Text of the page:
I never thought I’d mention Beyoncé, Jay-Z, and geopolitics in the same sentence. But the superstar couple is causing quite a stir by celebrating their fifth wedding anniversary in Havana, Cuba — a country that has been completely off-limits to American vacationers for more than fifty years due to that Cold War relic, the embargo.
Last week, Mauricio Claver-Carone, Director for the US-Cuba Democracy PAC, blasted the couple’s trip as “insulting,” saying they were “clueless about the tortures happening in Cuba.” And Cuban American U.S. Representatives Ileana Ros-Lehtinen and Mario Diaz-Balart have written a letter to the Department of Treasury requesting answers as to how the Carters’ trip was authorized. But after spending the appropriate amount of time admiring Beyoncé’s outfit and Jay-Z’s ability to look cooly detached as he undoubtedly crafts a witty punchline in his head about private flights, Brooklyn mornings and Havana nights, all I wondered was why I too couldn’t stroll the streets of Havana as effortlessly as they are. Rather, why is the United States holding on to the embargo against Cuba, a policy that Secretary of State John Kerry said “has manifestly failed” for more than half a century?
The U.S. embargo was put in place by John F. Kennedy in 1962 following the Cuban Revolution that brought Fidel Castro to power. It was reinforced in 1992 under President Bill Clinton to force Cuba to move toward “democratization and greater respect for human rights.” In the past five decades, however, the embargo has yet to be successful on that front, as Cuba is still a Communist country.
Granted, Castro’s human rights record is undeniably deplorable. Cuba has been known to jail political prisoners indefinitely, consolidate power in the hands of a few, and restrict freedom of speech and the press — but so has Egypt, Colombia, and Sudan. Those countries not only receive substantial amounts of aid from the U.S., but also have no congressionally mandated travel restrictions for Americans. Americans are even able to travel to countries with openly hostile and abusive governments like Iran, North Korea, Syria, and China without restrictions by the U.S. government.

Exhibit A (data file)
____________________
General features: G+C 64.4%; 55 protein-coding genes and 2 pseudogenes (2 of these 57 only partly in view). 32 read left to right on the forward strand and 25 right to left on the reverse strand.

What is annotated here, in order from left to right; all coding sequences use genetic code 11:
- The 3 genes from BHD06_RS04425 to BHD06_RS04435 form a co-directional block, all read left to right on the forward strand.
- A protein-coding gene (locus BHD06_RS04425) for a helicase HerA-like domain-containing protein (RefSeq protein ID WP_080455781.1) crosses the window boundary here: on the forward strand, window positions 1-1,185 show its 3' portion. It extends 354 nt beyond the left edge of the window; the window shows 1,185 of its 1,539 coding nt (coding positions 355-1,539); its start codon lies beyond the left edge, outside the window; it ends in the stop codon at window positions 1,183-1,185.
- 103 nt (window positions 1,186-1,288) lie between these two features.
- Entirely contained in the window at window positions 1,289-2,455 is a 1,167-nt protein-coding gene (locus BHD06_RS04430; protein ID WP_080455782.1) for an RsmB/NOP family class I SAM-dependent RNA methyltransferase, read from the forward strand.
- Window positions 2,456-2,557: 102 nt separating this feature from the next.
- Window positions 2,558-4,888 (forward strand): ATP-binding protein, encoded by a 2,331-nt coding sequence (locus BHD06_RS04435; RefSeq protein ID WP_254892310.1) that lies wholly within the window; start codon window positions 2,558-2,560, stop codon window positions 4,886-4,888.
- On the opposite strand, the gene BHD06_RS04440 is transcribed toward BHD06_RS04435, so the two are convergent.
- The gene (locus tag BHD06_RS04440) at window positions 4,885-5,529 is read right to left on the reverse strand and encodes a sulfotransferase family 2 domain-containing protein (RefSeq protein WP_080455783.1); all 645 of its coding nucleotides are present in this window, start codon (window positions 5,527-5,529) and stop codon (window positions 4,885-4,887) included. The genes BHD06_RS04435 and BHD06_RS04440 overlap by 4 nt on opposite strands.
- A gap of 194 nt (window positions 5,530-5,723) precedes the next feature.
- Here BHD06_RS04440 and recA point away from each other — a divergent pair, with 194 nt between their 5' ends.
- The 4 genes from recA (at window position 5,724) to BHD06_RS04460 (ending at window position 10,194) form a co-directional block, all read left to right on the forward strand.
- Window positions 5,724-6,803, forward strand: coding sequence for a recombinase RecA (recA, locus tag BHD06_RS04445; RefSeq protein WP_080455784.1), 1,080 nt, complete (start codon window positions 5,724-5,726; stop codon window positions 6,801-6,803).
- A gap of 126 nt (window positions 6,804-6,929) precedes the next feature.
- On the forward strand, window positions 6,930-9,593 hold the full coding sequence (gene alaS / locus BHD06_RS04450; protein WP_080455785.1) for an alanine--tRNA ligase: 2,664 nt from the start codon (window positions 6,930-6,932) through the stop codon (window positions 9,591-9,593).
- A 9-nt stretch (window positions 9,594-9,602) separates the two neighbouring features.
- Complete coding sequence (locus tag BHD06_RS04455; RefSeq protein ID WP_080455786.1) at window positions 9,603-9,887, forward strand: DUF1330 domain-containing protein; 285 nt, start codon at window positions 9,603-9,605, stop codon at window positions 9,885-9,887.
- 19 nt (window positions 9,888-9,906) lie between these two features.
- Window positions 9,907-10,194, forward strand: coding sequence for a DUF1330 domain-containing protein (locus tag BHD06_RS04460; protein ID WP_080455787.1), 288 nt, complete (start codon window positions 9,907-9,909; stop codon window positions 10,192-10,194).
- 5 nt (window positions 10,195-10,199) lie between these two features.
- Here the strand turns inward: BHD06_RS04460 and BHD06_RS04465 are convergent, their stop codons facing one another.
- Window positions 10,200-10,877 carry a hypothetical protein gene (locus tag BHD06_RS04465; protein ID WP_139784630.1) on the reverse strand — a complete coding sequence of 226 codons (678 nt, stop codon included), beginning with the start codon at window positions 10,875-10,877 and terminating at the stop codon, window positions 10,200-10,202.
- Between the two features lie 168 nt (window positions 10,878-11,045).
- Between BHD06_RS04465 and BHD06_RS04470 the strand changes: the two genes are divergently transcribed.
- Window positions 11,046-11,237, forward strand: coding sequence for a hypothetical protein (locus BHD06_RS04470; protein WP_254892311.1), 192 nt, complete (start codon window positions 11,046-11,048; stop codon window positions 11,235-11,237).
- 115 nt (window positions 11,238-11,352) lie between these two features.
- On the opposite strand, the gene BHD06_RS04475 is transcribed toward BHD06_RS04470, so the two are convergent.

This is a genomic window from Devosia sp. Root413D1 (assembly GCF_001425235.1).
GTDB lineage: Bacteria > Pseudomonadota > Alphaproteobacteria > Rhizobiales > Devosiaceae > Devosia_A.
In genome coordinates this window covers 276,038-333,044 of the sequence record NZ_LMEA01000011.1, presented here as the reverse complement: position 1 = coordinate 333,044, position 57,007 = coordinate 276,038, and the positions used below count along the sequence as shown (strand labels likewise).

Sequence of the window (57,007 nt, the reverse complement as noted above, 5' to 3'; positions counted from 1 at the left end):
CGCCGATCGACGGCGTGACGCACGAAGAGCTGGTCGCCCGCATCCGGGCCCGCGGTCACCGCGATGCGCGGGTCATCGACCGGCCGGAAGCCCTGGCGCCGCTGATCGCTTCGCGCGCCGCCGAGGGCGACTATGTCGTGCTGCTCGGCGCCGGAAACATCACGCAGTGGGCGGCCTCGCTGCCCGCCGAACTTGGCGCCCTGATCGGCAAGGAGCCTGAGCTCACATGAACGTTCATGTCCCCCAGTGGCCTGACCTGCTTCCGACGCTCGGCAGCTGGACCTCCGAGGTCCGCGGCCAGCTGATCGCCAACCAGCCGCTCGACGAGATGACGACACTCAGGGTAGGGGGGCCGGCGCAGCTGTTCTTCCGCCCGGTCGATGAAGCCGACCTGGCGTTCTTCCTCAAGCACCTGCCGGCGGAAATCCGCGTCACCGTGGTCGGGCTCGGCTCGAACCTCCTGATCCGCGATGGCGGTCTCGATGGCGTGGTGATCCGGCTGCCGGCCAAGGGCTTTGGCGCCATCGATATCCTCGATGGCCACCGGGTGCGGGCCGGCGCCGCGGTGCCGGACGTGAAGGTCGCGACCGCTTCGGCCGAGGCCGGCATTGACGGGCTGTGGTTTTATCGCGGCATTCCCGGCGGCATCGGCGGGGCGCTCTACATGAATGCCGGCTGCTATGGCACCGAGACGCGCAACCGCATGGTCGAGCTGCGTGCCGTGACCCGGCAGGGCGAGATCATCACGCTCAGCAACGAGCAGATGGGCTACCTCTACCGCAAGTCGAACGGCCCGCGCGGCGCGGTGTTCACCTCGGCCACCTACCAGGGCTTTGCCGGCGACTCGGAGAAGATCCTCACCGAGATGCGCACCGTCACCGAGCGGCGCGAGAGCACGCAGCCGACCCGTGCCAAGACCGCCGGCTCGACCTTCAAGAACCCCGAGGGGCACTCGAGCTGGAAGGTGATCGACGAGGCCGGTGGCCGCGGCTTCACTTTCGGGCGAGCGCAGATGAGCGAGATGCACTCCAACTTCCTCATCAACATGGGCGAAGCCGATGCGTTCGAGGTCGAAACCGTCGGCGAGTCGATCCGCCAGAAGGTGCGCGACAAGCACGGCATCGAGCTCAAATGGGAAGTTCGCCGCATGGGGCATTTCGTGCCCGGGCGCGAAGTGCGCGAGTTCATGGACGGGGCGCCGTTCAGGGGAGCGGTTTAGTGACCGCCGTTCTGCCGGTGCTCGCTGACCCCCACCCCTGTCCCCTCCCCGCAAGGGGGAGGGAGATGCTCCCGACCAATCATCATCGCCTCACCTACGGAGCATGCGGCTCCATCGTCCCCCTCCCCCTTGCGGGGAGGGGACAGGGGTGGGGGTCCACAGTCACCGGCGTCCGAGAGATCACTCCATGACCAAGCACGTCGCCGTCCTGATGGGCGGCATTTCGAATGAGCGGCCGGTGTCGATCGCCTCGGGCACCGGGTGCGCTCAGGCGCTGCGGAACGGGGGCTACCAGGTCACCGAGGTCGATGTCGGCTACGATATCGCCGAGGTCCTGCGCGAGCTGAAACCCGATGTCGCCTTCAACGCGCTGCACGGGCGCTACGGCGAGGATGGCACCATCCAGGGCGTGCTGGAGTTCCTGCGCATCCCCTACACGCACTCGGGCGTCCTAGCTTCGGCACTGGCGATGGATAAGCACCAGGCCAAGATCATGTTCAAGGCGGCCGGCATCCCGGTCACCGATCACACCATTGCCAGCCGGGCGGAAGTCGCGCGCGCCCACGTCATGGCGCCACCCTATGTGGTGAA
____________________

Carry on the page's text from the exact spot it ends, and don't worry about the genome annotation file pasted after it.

Despite that, the lessons we’ve learned about conflict resolution between the end of the Cold War and North Korea posturing about nuclear war with Rick Ross-like conviction have yet to be applied to Cuba. These lessons are that: 1. Democracy cannot be imposed from the outside. By its very nature, democracy has to be a grassroots movement; and 2. Isolating a country from the rest of the world–even when you abhor its policies–won’t necessarily force it to change.
To some extent, President Obama has recognized that a new policy based on reality is needed towards Cuba. He loosened restrictions on travel for Cuban Americans, journalists, select student and religious groups — and Beyoncé and Jay-Z. But that doesn’t go far enough. Research has shown that the embargo disproportionately punishes average Cubans, not their leadership. Not only that, but restricting travel and contact with people from the outside is counterproductive to the “democratization and greater respect for human rights” that Congress claims to want. In a 2009 op-ed to the Tampa Bay Times, then-Senator Kerry pointed out that, “Studies of change in Eastern and Central Europe find the more outside contact a country has, the more peaceful and durable its democratic transition.” Now, even Fidel’s brother, President Raul Castro has taken note and eased restrictions on travel for Cubans.
During his 2009 speech about easing the restrictions on Cuban Americans, President Obama said, “There are no better ambassadors for freedom than Cuban Americans.” But as Secretary Kerry pointed out back then, there are nearly 300 million other Americans who could also be goodwill ambassadors. Instead of maintaining the hubris that a Kennedy-era policy that didn’t work then will suddenly topple Communism now, it’s time for our policies towards Cuba to refocus on the Cuban people and the power of cultural exchange and globalization to bring about change. Congress should lift the travel restrictions on Cuba so that Americans can “travel first class to change the forecast,” as Jay would say. Otherwise, we should extend travel restrictions to every country with a spotty human rights record based on our supposed concern for democracy and human rights.